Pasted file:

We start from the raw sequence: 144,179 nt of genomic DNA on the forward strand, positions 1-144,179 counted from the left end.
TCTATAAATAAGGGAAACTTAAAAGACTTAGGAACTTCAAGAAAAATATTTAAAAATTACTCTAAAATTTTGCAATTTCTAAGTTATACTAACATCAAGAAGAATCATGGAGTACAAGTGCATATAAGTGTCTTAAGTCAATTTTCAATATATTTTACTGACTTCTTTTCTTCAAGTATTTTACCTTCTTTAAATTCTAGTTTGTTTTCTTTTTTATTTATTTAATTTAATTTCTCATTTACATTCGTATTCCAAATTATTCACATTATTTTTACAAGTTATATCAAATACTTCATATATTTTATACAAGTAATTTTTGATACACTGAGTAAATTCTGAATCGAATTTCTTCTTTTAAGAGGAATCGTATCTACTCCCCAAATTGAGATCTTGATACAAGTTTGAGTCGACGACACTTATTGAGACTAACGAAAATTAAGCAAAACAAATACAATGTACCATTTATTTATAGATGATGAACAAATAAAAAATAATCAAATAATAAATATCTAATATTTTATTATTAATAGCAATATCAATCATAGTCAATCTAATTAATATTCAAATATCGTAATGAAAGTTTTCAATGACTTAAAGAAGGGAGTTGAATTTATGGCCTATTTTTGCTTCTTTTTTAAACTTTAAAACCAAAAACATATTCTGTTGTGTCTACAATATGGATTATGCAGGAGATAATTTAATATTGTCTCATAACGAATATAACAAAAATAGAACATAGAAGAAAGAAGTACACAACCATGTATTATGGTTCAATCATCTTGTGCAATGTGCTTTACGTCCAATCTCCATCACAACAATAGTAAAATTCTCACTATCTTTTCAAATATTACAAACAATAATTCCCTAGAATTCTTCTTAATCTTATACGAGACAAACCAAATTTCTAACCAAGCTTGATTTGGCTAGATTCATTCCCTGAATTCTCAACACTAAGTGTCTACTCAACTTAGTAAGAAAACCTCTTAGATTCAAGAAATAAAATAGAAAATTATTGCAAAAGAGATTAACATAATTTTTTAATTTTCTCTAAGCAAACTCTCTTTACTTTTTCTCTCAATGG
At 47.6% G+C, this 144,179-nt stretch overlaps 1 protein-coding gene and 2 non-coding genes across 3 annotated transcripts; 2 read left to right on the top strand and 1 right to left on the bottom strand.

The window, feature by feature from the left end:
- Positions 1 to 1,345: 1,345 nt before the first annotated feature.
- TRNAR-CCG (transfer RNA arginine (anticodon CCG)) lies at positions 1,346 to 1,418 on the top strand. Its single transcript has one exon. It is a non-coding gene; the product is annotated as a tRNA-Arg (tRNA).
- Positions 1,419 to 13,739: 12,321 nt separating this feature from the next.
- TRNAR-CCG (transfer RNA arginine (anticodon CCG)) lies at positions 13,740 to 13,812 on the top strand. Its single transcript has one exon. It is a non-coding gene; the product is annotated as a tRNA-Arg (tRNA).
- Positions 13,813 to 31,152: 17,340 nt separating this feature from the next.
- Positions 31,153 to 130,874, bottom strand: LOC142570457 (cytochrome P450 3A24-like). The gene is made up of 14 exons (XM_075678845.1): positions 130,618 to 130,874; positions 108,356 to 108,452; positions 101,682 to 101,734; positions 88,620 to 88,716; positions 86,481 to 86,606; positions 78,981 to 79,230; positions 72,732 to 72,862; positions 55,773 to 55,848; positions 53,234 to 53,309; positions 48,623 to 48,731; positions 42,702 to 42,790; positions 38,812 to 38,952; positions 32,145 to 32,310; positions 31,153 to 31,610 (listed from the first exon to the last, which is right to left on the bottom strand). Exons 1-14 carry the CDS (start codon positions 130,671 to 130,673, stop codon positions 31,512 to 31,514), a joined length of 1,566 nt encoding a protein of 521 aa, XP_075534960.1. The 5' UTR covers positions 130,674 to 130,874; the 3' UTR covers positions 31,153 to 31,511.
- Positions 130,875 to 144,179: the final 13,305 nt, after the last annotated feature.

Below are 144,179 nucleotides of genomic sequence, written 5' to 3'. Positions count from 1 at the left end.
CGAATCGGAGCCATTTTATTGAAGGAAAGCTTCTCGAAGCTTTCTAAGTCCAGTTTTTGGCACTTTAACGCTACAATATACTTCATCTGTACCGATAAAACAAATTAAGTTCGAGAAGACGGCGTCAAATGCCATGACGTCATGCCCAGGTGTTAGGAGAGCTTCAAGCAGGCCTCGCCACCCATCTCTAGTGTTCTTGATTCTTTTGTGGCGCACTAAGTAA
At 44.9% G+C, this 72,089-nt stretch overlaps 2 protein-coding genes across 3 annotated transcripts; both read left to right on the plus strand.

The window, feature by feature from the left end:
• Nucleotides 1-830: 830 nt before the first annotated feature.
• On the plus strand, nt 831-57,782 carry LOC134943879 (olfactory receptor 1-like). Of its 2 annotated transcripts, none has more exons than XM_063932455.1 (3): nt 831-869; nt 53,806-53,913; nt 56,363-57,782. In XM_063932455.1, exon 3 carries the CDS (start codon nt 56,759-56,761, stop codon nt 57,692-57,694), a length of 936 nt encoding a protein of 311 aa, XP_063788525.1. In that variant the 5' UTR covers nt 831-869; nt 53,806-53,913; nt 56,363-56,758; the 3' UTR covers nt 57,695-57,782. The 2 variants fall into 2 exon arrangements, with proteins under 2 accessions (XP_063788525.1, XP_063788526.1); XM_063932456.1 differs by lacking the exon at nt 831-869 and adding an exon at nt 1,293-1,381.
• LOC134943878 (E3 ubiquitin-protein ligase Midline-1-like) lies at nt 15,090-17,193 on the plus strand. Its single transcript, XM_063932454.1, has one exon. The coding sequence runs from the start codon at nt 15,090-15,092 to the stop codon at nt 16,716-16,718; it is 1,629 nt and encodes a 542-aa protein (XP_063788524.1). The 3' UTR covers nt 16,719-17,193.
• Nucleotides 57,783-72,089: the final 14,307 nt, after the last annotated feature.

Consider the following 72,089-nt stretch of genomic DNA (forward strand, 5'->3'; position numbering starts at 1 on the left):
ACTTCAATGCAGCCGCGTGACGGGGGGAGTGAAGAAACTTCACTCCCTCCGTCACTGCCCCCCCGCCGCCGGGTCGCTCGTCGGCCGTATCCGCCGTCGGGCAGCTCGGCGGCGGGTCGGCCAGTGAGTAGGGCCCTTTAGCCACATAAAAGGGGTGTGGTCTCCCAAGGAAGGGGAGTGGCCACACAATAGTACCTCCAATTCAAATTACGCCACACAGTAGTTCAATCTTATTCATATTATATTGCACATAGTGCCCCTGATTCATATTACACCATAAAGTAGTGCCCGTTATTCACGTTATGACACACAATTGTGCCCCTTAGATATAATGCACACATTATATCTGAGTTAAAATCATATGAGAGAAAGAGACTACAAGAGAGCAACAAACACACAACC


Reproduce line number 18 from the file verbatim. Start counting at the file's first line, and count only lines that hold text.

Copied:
• LOC134943878 (E3 ubiquitin-protein ligase Midline-1-like) lies at nt 15,090-17,193 on the plus strand. Its single transcript, XM_063932454.1, has one exon. The coding sequence runs from the start codon at nt 15,090-15,092 to the stop codon at nt 16,716-16,718; it is 1,629 nt and encodes a 542-aa protein (XP_063788524.1). The 3' UTR covers nt 16,719-17,193.